VI. Security Analysis

In this section, we analyze the correctness and security of the proposed fuzzy keyword search scheme. At first, we show the correctness of the schemes in terms of two aspects, that is, completeness and soundness.

Theorem 1: The wildcard-based scheme satisfies both completeness and soundness. Specifically, upon receiving the request of w, all of the keywords {wi} will be returned if and only if ed(w, wi) < k.

The proof of this Theorem can be reduced to the following Lemma:

Lemma 1: The intersection of the fuzzy sets Swi,d and Sw,k for wi and w is not empty if and only if ed(w, wi) < k. Proof: First, we show that Swi,dr\Sw,k is not empty when ed(w, wi ) < k. To prove this, it is enough to find an element in Swi,d^Sw,k. Let w = a1 a2 • • • as and wi = b 1b2 • • • bt, where all these ai and bj are single characters. After ed(w,wi) edit operations, w can be changed to wi according to the definition of edit distance. Let w* = a*a2 … a*m, where a* = aj or a* = * if any operation is performed at this position. Since the edit operation is inverted, from wi, the same positions containing wildcard at w* will be performed.

Because ed(w, wi ) < k, w* is included in both Swi,d and Sw,k, we get the result that Swi,d r)Sw,k is not empty. Next, we prove that Swi,d ||Sw,k is empty if ed(w, wi) > k. The proof is given by reduction. Assume there exists an w* belonging to Swi,d n Sw,k. We will show that ed(w, wi) < k, which reaches a contradiction. First, from the assumption that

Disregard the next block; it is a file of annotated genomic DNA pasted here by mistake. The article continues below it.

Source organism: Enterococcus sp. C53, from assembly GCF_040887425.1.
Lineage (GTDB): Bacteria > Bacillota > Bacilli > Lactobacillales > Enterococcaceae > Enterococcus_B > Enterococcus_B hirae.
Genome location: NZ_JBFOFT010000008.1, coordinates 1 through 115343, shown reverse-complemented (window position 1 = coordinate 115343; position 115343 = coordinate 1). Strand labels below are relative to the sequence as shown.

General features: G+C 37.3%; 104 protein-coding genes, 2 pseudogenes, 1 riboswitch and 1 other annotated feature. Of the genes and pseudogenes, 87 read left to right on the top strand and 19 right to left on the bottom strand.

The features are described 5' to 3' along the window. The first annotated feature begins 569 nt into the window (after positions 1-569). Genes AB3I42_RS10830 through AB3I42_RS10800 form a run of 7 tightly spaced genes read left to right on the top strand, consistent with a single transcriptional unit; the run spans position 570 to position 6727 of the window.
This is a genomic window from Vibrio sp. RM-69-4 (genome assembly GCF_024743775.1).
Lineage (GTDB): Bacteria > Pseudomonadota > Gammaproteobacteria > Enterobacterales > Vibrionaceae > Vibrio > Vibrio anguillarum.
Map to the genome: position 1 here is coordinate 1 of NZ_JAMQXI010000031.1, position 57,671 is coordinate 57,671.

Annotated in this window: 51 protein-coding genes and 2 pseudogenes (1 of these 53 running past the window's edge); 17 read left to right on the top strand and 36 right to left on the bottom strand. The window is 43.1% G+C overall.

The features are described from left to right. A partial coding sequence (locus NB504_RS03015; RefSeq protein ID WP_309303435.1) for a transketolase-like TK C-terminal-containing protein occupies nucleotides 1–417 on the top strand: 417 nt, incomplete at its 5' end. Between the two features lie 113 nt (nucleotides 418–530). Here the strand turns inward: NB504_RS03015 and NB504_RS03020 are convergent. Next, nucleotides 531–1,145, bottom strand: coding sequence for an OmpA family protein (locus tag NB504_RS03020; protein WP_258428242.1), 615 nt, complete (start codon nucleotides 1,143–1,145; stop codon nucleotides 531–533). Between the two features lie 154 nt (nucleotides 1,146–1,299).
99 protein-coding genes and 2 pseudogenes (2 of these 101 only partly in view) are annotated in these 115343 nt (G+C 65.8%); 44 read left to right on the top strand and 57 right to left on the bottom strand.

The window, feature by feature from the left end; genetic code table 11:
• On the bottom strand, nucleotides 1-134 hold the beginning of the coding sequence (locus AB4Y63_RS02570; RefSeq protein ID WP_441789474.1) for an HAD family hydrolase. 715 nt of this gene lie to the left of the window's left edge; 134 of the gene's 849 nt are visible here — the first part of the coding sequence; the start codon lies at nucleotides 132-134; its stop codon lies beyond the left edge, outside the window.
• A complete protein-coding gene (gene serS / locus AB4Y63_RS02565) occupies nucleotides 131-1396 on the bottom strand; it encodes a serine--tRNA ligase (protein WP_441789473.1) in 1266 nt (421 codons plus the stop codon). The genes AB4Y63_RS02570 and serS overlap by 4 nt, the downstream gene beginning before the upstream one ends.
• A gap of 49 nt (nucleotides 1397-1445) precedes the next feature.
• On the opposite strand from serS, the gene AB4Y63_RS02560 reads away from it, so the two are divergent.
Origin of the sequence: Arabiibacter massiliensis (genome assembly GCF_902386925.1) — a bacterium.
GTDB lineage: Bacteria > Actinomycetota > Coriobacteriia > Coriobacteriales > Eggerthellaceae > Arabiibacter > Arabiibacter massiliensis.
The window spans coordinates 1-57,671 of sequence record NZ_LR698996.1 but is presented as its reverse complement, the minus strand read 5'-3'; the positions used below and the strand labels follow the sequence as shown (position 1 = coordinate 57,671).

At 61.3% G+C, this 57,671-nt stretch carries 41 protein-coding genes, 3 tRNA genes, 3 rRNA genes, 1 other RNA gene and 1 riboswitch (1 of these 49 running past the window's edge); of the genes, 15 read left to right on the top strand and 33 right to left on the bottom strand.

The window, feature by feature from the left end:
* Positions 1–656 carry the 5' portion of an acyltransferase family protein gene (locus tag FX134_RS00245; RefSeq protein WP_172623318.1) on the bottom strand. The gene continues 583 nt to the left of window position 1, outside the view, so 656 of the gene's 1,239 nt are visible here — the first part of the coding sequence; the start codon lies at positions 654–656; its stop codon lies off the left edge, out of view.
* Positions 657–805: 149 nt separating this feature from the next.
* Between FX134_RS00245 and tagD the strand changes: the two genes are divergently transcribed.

w* G Swi,d n Sw,k, we can get the number of wildcard in w*, which is denoted by n*, is not greater than k. Next, we prove that ed(w, wi) < n*. We will prove the inequality with induction method. First, we prove it holds when n* = 1. There

are nine cases should be considered: If w* is derived from the

operation of deletion from both wi and w, then, ed(wi, w) < 1

because the other characters are the same except the character

at the same position. If the operation is deletion from wi and

substitution from w, we have ed(wi, w) < 1 because they will

be the same after at most one substitution from wi. The other

cases can be analyzed in a similar way and are omitted. Now,

assuming that it holds when n* = γ, we need to prove it also

holds when n* = γ + 1. If w* = a…a*n G Swi,d n Sw,k, where a* = aj or ai* = *. For a wildcard at position t, cancel the underlying operations and revert it to the original characters in wi and w at this position. Assume two new elements w* and w* are derived from them respectively. Then perform one operation at position t of w* to make the character of wi at this position be the same with w, which is denoted by w'. After this operation, w* will be changed to w*, which has only k wildcards. Therefore, we have ed(w', w) < γ from the assumption. We know that ed(w',w) < γ and ed(w',wi) = 1, based on which we know that ed(wi,w) < γ + 1. Thus, we can get ed(w,wi) < n*. It renders the contradiction ed(w, wi) < k because n* < k. Therefore, Swid n Swk is empty if ed(w, wi) > k.

Theorem 2: The fuzzy keyword search scheme is secure regarding the search privacy.